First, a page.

NEW YORK (CNNMoney) — For the last two years, the cost of public college tuition has posted the smallest increases since the 1970s, according to new data.
In-state tuition at public four-year colleges averaged $9,139 for the current school year, according to The College Board. That’s up 2.9% from the year before, and comes on the heels of a 2.8% jump last year.
But public schools have logged tuition hikes of more than 3% in every other year since the 1974 school year.
The slowdown comes as state governments restore funding to public schools, said Jennfer Ma, a co-author of the report. That funding was cut dramatically around the financial crisis of 2008, sending tuition skyrocketing.
Tuition hikes at private non-profit schools also slowed to 3.7% this year. That’s the smallest hike since 1974, with the exception of the year 2000, when private tuition climbed 3.6%.
The average price at private schools is $32,231 for the current school year.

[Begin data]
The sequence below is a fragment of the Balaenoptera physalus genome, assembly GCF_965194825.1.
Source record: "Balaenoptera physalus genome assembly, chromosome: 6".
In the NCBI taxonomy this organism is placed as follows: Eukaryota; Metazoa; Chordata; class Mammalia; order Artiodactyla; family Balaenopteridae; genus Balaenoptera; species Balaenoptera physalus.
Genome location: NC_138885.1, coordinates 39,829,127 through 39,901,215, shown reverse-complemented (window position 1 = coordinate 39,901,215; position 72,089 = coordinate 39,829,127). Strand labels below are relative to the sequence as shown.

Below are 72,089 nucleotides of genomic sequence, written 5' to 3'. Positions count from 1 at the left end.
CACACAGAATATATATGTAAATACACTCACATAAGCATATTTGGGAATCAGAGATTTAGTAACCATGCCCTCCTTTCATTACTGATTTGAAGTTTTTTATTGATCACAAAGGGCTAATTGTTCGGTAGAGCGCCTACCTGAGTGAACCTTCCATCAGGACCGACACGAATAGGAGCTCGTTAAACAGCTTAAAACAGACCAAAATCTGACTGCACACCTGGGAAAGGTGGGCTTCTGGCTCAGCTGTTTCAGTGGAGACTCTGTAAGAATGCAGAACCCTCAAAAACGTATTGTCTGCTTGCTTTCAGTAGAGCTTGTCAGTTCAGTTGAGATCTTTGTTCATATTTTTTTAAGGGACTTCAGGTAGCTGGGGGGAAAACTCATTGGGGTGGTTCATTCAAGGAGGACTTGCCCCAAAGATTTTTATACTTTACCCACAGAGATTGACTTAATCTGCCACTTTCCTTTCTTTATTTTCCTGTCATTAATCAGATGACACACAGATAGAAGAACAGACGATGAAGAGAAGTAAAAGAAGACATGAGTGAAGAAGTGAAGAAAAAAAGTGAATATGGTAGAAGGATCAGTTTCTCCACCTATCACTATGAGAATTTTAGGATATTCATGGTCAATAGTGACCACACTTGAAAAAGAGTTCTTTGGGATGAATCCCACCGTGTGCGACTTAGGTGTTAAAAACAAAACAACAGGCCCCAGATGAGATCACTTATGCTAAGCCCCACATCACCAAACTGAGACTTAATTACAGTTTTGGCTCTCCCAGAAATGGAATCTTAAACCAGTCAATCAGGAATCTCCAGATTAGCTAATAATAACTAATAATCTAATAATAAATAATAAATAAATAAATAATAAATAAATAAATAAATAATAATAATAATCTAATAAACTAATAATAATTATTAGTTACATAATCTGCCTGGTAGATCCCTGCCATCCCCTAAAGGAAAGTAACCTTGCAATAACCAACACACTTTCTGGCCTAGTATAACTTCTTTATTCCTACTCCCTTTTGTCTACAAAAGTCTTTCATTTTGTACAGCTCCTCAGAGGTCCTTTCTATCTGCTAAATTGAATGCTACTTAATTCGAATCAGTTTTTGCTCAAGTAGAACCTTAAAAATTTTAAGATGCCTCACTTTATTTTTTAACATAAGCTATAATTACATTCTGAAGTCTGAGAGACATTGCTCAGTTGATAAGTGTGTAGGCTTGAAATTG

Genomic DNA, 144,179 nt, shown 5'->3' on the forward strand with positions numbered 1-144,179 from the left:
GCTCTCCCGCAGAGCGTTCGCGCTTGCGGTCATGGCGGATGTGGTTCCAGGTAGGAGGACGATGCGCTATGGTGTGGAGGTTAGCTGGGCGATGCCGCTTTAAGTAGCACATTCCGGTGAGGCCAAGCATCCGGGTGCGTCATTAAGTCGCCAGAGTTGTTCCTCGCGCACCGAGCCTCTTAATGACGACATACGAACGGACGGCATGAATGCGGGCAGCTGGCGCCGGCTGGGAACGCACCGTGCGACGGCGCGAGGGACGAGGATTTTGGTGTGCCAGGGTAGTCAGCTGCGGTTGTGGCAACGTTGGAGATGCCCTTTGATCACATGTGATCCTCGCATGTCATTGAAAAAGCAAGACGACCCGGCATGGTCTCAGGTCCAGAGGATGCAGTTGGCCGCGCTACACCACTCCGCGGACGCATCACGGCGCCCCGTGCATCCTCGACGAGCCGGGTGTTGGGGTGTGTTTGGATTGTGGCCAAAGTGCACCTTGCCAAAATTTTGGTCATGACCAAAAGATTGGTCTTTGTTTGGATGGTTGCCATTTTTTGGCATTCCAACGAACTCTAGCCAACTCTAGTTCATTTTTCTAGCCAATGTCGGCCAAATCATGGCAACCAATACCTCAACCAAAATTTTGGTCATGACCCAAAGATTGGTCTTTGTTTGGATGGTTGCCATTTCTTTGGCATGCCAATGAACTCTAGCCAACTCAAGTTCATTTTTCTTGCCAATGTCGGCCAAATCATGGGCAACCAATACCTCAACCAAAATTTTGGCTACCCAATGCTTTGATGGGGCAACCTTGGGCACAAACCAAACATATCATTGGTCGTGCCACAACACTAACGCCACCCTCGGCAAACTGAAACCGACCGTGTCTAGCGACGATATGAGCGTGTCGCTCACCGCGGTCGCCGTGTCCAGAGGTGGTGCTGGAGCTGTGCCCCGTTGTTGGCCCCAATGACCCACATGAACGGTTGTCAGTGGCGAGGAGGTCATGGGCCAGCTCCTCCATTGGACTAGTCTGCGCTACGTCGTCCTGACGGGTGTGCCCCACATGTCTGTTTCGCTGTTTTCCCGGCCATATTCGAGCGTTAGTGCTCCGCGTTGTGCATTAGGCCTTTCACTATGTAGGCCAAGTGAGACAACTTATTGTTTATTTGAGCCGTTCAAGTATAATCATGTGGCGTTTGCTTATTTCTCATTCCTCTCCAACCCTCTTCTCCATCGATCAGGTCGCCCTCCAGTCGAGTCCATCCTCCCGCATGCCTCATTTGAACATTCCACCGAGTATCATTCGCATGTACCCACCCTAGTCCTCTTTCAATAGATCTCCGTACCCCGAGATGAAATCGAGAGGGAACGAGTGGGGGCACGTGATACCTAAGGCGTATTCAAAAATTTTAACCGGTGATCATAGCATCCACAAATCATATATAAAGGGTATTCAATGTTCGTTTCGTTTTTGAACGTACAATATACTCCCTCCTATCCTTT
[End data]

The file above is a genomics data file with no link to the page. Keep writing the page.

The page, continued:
Of course, college is still getting more expensive, but many students pay much less than the sticker price. Grants and tax credits that students don’t have to pay back can help cut college costs significantly.
The report found that on average students from families with incomes below $30,000 received enough grant aid to cover all tuition and fee costs, with about $2,300 left over to use for room, board and books.
Some more good news: Students are borrowing less, according to The College Board. The total amount students borrowed fell by 13% for the past three years.
That follows an 18% increase between 2007 and 2011.
One reason is the decline in enrollment at for-profit schools where students tend to borrow more, Ma said.